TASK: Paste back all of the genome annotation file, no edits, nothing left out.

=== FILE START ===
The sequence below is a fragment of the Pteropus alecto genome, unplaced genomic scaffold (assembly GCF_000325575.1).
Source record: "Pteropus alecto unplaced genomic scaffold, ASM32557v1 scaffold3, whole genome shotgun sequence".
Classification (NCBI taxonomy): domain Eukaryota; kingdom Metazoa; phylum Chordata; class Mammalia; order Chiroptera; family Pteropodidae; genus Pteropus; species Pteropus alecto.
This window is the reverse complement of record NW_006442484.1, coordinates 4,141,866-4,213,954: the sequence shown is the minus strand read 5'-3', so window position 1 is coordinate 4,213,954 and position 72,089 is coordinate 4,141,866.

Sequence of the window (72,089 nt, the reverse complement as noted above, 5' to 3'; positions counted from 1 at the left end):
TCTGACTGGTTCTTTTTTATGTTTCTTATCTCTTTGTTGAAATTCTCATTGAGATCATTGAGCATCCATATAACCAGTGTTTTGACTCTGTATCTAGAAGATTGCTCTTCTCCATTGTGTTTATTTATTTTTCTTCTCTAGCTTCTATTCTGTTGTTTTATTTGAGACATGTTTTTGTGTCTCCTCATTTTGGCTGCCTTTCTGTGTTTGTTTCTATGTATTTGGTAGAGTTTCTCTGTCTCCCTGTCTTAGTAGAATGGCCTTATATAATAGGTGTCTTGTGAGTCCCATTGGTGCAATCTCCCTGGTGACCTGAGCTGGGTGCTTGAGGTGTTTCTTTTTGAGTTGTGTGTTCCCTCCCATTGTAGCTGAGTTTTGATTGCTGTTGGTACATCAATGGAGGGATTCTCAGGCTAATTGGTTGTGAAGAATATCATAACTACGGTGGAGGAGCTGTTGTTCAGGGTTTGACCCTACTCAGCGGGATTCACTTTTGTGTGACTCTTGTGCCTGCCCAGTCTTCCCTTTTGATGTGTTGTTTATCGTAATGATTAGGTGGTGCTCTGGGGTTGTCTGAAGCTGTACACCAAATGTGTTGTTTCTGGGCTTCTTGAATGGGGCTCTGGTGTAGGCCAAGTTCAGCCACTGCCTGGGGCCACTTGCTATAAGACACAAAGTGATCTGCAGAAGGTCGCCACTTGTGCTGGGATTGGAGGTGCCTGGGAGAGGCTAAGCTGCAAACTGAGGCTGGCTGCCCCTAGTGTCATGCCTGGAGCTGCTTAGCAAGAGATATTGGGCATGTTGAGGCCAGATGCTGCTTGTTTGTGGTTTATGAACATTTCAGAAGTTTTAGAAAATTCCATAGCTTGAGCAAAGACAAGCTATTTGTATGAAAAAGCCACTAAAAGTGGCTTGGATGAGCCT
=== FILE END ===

The sequence below is a fragment of the Pteropus alecto genome, unplaced genomic scaffold (assembly GCF_000325575.1).
Source record: "Pteropus alecto unplaced genomic scaffold, ASM32557v1 scaffold3, whole genome shotgun sequence".
Classification (NCBI taxonomy): domain Eukaryota; kingdom Metazoa; phylum Chordata; class Mammalia; order Chiroptera; family Pteropodidae; genus Pteropus; species Pteropus alecto.
This window is the reverse complement of record NW_006442484.1, coordinates 4,141,866-4,213,954: the sequence shown is the minus strand read 5'-3', so window position 1 is coordinate 4,213,954 and position 72,089 is coordinate 4,141,866.

Sequence of the window (72,089 nt, the reverse complement as noted above, 5' to 3'; positions counted from 1 at the left end):
TCTGACTGGTTCTTTTTTATGTTTCTTATCTCTTTGTTGAAATTCTCATTGAGATCATTGAGCATCCATATAACCAGTGTTTTGACTCTGTATCTAGAAGATTGCTCTTCTCCATTGTGTTTATTTATTTTTCTTCTCTAGCTTCTATTCTGTTGTTTTATTTGAGACATGTTTTTGTGTCTCCTCATTTTGGCTGCCTTTCTGTGTTTGTTTCTATGTATTTGGTAGAGTTTCTCTGTCTCCCTGTCTTAGTAGAATGGCCTTATATAATAGGTGTCTTGTGAGTCCCATTGGTGCAATCTCCCTGGTGACCTGAGCTGGGTGCTTGAGGTGTTTCTTTTTGAGTTGTGTGTTCCCTCCCATTGTAGCTGAGTTTTGATTGCTGTTGGTACATCAATGGAGGGATTCTCAGGCTAATTGGTTGTGAAGAATATCATAACTACGGTGGAGGAGCTGTTGTTCAGGGTTTGACCCTACTCAGCGGGATTCACTTTTGTGTGACTCTTGTGCCTGCCCAGTCTTCCCTTTTGATGTGTTGTTTATCGTAATGATTAGGTGGTGCTCTGGGGTTGTCTGAAGCTGTACACCAAATGTGTTGTTTCTGGGCTTCTTGAATGGGGCTCTGGTGTAGGCCAAGTTCAGCCACTGCCTGGGGCCACTTGCTATAAGACACAAAGTGATCTGCAGAAGGTCGCCACTTGTGCTGGGATTGGAGGTGCCTGGGAGAGGCTAAGCTGCAAACTGAGGCTGGCTGCCCCTAGTGTCATGCCTGGAGCTGCTTAGCAAGAGATATTGGGCATGTTGAGGCCAGATGCTGCTTGTTTGTGGTTTATGAACATTTCAGAAGTTTTAGAAAATTCCATAGCTTGAGCAAAGACAAGCTATTTGTATGAAAAAGCCACTAAAAGTGGCTTGGATGAGCCT